Universities are already under significant financial pressure after nearly 12 long years of neglect where we saw funding ripped out of the higher education sector. The OECD’s Education at a glance 2007 report found that public investment by the Howard-Costello government in tertiary education between 1995 and 2004 declined by four per cent, while in all other OECD countries it increased by an average of 49 per cent. That is shameful, especially when, as the member for Tangney pointed out, so many of the people opposite benefited from the university system. The Howard government has many shameful things on its copybook, but to decrease university funding by four per cent is surely one of the most significant.

Unlike the Howard government, the Rudd Labor government has a long-term, enduring commitment to the importance of higher education and our universities. We have a plan for the future. We believe that education is the way to go. It is not a temporary thing. Education and technology are the way forward for this government. So blinded were the Liberal Party by their ideological opposition to student unions—and we certainly saw how deep that feeling was in the previous presentation by the member for Tangney—that they refused to explore credible alternatives and even ignored the calls from the National Party to allow universities to implement a compulsory student services fee. Barnaby Joyce lives in my home town.

Mr Lindsay —Madam Deputy Speaker, I seek to make an intervention.

The DEPUTY SPEAKER (Ms AE Burke)—Does the member for Moreton accept the question?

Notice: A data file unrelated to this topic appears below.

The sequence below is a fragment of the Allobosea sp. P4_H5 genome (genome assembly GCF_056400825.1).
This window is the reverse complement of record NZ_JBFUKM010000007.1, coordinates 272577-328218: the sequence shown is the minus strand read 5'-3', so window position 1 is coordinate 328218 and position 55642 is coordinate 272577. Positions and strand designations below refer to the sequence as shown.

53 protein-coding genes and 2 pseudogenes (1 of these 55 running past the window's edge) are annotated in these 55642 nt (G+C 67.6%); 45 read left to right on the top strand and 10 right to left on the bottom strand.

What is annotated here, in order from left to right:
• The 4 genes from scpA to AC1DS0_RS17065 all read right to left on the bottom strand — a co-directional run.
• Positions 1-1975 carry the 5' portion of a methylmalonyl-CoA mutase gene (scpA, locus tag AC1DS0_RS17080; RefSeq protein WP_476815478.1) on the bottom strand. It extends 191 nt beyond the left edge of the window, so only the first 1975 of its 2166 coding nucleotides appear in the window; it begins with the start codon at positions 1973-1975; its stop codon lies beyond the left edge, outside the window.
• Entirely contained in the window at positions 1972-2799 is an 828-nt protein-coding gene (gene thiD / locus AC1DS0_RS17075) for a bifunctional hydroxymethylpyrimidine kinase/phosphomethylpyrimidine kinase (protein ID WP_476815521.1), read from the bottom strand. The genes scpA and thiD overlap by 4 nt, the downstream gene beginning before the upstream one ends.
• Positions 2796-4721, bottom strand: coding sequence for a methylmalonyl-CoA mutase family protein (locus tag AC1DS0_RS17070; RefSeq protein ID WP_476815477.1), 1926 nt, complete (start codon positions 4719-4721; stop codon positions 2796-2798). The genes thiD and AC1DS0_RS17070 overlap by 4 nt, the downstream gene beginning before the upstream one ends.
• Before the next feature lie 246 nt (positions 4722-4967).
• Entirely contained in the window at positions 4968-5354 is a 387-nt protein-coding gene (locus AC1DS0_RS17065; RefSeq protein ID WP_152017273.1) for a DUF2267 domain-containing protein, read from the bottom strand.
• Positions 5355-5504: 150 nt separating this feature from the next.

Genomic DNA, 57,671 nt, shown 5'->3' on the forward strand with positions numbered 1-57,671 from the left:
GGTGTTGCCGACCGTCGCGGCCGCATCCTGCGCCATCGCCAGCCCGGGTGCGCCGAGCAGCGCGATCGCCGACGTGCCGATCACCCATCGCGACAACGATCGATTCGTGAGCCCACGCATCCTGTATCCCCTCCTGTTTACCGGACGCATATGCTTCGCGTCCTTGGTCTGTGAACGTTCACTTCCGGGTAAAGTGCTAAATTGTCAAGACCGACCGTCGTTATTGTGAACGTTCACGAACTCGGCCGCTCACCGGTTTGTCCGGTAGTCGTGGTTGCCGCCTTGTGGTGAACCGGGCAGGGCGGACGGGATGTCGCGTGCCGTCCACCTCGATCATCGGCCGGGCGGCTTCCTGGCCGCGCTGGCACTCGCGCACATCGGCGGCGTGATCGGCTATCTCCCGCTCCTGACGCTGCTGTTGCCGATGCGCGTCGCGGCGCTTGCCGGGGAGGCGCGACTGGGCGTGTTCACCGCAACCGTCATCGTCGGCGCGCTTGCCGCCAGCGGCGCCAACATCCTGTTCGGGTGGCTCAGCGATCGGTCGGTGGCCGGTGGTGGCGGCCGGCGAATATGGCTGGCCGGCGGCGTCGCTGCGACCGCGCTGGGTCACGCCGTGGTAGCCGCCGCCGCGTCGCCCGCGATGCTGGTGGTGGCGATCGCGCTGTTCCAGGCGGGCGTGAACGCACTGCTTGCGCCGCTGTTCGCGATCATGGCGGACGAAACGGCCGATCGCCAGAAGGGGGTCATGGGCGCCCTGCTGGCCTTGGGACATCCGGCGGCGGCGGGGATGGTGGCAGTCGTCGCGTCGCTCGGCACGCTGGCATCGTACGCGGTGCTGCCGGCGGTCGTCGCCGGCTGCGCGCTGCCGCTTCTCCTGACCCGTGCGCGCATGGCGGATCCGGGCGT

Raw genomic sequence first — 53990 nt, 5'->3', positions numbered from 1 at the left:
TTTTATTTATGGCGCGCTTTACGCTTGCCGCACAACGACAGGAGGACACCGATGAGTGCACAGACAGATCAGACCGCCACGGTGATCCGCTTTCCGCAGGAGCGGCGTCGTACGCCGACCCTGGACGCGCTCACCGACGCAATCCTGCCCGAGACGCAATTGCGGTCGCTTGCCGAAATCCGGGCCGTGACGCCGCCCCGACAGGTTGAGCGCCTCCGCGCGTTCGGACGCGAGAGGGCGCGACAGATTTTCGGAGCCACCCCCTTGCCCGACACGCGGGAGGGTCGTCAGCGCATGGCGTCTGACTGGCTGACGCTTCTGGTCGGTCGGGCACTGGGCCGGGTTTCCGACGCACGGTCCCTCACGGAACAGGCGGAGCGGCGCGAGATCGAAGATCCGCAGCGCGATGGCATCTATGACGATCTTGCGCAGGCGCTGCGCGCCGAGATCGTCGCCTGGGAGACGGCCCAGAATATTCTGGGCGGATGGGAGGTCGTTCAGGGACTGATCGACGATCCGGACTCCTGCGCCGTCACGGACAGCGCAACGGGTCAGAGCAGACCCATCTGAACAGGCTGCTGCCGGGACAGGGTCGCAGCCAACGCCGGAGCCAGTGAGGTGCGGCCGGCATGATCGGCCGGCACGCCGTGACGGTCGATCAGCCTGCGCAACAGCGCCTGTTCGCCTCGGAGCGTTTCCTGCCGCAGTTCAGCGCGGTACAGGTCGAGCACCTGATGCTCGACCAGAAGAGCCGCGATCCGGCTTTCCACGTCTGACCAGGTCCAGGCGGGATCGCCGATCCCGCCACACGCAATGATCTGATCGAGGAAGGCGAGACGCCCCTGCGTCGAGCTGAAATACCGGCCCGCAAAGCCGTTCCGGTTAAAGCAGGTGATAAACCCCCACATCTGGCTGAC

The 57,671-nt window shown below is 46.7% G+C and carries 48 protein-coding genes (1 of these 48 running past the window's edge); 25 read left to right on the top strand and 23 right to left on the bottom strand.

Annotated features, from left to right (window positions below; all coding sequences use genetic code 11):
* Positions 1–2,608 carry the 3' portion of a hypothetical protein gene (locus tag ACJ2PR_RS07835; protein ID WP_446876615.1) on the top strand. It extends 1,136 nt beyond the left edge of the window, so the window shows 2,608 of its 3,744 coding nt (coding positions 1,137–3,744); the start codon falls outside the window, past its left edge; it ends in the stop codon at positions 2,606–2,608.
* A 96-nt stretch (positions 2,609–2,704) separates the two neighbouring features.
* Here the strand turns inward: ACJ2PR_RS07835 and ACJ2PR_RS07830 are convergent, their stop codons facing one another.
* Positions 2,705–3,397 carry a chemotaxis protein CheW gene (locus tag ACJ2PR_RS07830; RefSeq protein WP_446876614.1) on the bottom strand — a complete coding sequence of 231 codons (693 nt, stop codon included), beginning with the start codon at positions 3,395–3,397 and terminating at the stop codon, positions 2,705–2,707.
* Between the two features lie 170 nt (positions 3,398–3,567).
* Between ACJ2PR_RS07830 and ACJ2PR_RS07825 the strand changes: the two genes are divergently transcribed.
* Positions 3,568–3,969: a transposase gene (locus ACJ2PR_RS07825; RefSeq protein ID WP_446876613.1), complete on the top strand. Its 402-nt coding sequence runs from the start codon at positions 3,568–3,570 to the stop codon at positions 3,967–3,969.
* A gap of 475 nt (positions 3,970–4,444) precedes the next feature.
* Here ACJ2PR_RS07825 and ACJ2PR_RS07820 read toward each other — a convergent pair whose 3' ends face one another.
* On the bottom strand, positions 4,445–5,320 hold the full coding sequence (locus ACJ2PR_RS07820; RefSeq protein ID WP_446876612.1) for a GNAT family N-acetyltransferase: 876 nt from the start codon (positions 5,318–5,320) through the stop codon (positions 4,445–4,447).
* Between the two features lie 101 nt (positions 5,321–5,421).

Mr PERRETT —No. The Liberal Party even ignored the calls of the Nationals to allow universities to implement a compulsory student services fee. Senator Barnaby Joyce understands. He understands how important regional universities are, and I thought the member opposite would as well.

Mr Hayes —He must have cared.

Mr PERRETT —He cares. He has a heart. He is a decent guy. He lives in rural Queensland and understands what it is like and how important it is to support people, especially from the bush, which is my experience as well. But the Liberal Party rejected the advice not only of Barnaby Joyce but also of experts like the University of Sydney’s vice-chancellor, Professor Gavin Brown. Following the passing of the VSU legislation back in 2005, Professor Brown said:

I’m afraid that it’s a temporary victory for the redneck Philistines …

Mr Hayes interjecting

Mr PERRETT —Do you want me to repeat that, Member for Werriwa? He said: